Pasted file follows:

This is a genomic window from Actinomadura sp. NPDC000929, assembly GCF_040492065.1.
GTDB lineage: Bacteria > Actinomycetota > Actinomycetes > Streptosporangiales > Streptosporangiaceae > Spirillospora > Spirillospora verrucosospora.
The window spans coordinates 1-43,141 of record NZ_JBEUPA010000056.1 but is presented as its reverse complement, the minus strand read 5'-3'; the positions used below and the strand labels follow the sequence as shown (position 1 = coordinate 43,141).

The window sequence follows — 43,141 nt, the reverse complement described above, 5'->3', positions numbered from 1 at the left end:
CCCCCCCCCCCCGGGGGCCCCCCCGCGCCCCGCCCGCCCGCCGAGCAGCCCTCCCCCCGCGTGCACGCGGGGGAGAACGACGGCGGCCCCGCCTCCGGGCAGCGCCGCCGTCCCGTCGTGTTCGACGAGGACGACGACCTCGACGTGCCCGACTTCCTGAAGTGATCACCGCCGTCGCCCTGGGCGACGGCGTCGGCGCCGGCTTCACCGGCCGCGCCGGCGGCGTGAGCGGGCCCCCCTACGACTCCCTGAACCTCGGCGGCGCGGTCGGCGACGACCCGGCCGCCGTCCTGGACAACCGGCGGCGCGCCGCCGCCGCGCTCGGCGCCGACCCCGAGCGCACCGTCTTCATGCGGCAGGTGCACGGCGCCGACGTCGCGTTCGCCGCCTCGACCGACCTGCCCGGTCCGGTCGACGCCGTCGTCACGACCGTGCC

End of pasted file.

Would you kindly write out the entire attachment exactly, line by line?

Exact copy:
This is a genomic window from Actinomadura sp. NPDC000929, assembly GCF_040492065.1.
GTDB lineage: Bacteria > Actinomycetota > Actinomycetes > Streptosporangiales > Streptosporangiaceae > Spirillospora > Spirillospora verrucosospora.
The window spans coordinates 1-43,141 of record NZ_JBEUPA010000056.1 but is presented as its reverse complement, the minus strand read 5'-3'; the positions used below and the strand labels follow the sequence as shown (position 1 = coordinate 43,141).

The window sequence follows — 43,141 nt, the reverse complement described above, 5'->3', positions numbered from 1 at the left end:
CCCCCCCCCCCCGGGGGCCCCCCCGCGCCCCGCCCGCCCGCCGAGCAGCCCTCCCCCCGCGTGCACGCGGGGGAGAACGACGGCGGCCCCGCCTCCGGGCAGCGCCGCCGTCCCGTCGTGTTCGACGAGGACGACGACCTCGACGTGCCCGACTTCCTGAAGTGATCACCGCCGTCGCCCTGGGCGACGGCGTCGGCGCCGGCTTCACCGGCCGCGCCGGCGGCGTGAGCGGGCCCCCCTACGACTCCCTGAACCTCGGCGGCGCGGTCGGCGACGACCCGGCCGCCGTCCTGGACAACCGGCGGCGCGCCGCCGCCGCGCTCGGCGCCGACCCCGAGCGCACCGTCTTCATGCGGCAGGTGCACGGCGCCGACGTCGCGTTCGCCGCCTCGACCGACCTGCCCGGTCCGGTCGACGCCGTCGTCACGACCGTGCC